On  26  March,  the  UN  High  Commissioner  for  Human  Rights  “urged  Syria  to  listen  to  the  voices  of  its people  who  are  rising  up  and  demanding  change  in  the  country”.  She  also  qualified  as  “particularly isturbing” the fact that the violent repression of protests by security forces continued the day after the Government  had  announced  reforms.  She  finally  called  for  the  release  of  all  detained  protesters  and human  rights  defenders,  and  for  an  independent,  impartial  and  transparent  investigation  into those recent killings.

On 31 March, according to the Syrian state news agency SANA, President Bashar al‐Assad directed the
establishment  of a committee to “launch immediate investigations into all the incidents which claimed
the  lives  of  a  number  of  civilians  and  military  personnel  in  Dara’a  and  Latakia”.  However,  given  the repeated  failures  over  the  years  of  the  Syrian  authorities  to  conduct  independent  and  thorough investigations into numerous abuses, the limited scope of the investigation and the fact that the Syrian authorities  have  been  blaming  “armed  gangs”  for  the  violence,  it  is  highly  unlikely  that  any  such investigation established by the Syrian authorities will be sufficiently independent, thorough and robust.  Given  these  concerns  and  the  past  human  rights  record  of  the  Government  of  Syria,  we  believe  the international  community  should  pressure  them  to  immediately  end  the  bloodshed  and  to  hold  into account those responsible for any unlawful shooting against demonstrators.

The  grave  human  rights  abuses  committed  by  the  Syrian  government  in  the  context  of  the  on-going crackdown  against  protesters  include  violations  of  the  right  to  life,  freedom  of  peaceful  assembly  and association, freedom of expression and freedom of movement. We therefore urge the Members of the UN Human Rights Council to convene as soon as possible a Special Session on the situation of human rights in the Syrian Arab Republic.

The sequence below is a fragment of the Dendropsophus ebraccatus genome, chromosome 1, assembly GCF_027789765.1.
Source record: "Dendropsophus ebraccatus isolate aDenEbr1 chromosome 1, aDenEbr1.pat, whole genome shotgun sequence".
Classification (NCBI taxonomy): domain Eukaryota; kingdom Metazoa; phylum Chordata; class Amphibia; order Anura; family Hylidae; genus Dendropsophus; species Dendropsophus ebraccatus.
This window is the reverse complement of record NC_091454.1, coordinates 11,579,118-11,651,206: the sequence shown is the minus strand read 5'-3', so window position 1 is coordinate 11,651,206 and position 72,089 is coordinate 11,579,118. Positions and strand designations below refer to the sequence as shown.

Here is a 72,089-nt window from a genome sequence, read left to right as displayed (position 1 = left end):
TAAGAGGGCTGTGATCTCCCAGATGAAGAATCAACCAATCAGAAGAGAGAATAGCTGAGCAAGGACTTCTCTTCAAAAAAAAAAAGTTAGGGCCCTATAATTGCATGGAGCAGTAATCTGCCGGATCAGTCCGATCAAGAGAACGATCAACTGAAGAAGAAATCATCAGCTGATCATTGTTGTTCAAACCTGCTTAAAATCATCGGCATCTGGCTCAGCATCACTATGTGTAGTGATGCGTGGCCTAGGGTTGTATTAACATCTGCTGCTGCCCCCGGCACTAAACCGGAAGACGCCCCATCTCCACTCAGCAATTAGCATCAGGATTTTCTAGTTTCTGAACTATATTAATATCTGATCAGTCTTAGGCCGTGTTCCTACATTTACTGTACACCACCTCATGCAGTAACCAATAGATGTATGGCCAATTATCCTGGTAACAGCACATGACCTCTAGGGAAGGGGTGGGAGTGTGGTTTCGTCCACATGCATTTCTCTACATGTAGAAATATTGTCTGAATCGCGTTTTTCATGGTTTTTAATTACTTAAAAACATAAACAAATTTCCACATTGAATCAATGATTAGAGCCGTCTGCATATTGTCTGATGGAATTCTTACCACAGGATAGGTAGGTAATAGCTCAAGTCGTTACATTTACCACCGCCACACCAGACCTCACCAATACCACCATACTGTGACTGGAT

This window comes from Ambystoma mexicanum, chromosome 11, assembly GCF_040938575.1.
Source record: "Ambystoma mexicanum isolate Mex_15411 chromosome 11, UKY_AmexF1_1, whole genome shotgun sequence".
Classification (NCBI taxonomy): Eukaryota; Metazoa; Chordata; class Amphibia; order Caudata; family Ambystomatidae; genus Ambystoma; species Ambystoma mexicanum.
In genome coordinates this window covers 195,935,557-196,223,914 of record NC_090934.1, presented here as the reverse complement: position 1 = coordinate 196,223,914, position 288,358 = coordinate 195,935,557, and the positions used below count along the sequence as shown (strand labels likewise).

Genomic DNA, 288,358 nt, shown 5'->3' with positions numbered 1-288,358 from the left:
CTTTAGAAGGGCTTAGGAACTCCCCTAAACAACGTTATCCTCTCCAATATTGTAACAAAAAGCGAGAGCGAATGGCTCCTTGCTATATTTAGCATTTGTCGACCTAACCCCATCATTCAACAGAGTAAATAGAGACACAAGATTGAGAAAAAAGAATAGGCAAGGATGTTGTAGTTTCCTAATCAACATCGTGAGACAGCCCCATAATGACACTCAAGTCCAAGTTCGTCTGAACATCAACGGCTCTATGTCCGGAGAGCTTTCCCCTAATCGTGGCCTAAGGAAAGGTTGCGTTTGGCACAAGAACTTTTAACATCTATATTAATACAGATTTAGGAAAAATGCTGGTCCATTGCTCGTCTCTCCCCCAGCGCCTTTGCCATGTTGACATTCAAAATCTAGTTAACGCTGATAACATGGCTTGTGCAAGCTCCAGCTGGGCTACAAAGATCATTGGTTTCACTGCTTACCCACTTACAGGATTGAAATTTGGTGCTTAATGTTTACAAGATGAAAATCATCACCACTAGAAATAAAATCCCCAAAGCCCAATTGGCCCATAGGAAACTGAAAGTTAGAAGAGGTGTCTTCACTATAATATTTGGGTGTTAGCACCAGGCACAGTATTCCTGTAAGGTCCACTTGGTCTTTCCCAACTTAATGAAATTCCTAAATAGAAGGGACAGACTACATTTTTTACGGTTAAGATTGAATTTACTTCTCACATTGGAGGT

The  recent  crackdown  against  protesters  in  Syria  is  taking  place  in  the  broader  context  of  protest movements  in  the  Middle  East  and  North  Africa  since  December  2010.  Some  Governments  have responded  to  these  calls  for  reforms  through  increased  violence.  It  is  the  responsibility  of  the  Human Rights  Council  to  remind  all  States  that  fierce  repression  of  generally  peaceful  protests  is  contrary  to international human rights obligations of these governments, and to take appropriate measures to help the victims and ensure accountability. In this context, the signatories of this letter reiterate the calls upon the  Human  Rights  Council  to  also  address  the  massive  repressions  in  Bahrain,  circulated  on  18  March 2011, and in Yemen, circulated on 28 March 2011. We believe that these situations still warrant the full attention of the Human Rights Council.
•     African Centre for Democracy and Human Rights Studies
•     African Democracy Forum
•     Amnesty International
•     Asian Forum for Human Rights and Development (FORUM‐ASIA)
•     Asian Legal Resource Centre (ALRC)
•     Cairo Institute for Human Rights Studies
•     CIVICUS World Alliance of Citizen Participation
•     Conectas Direitos Humanos
•     Corporacion Humanas (Chile)
•     Damascus Centre for Human Rights
•     Democracy Coalition Project
•     East and Horn of Africa Human Rights Defenders Project
•     Egyptian Initiative for Personal Rights (Egypt)
•     Haithem Malah Foundation
•     Human Rights Agenda Nigeria
•     Human Rights Watch
•     International Commission of Jurists
•     International Federation for Human Rights (FIDH)
•     International Service for Human Rights (ISHR)
•     Partnership for Justice, Nigeria
•     West African Human Rights Defenders Network (WAHRDN)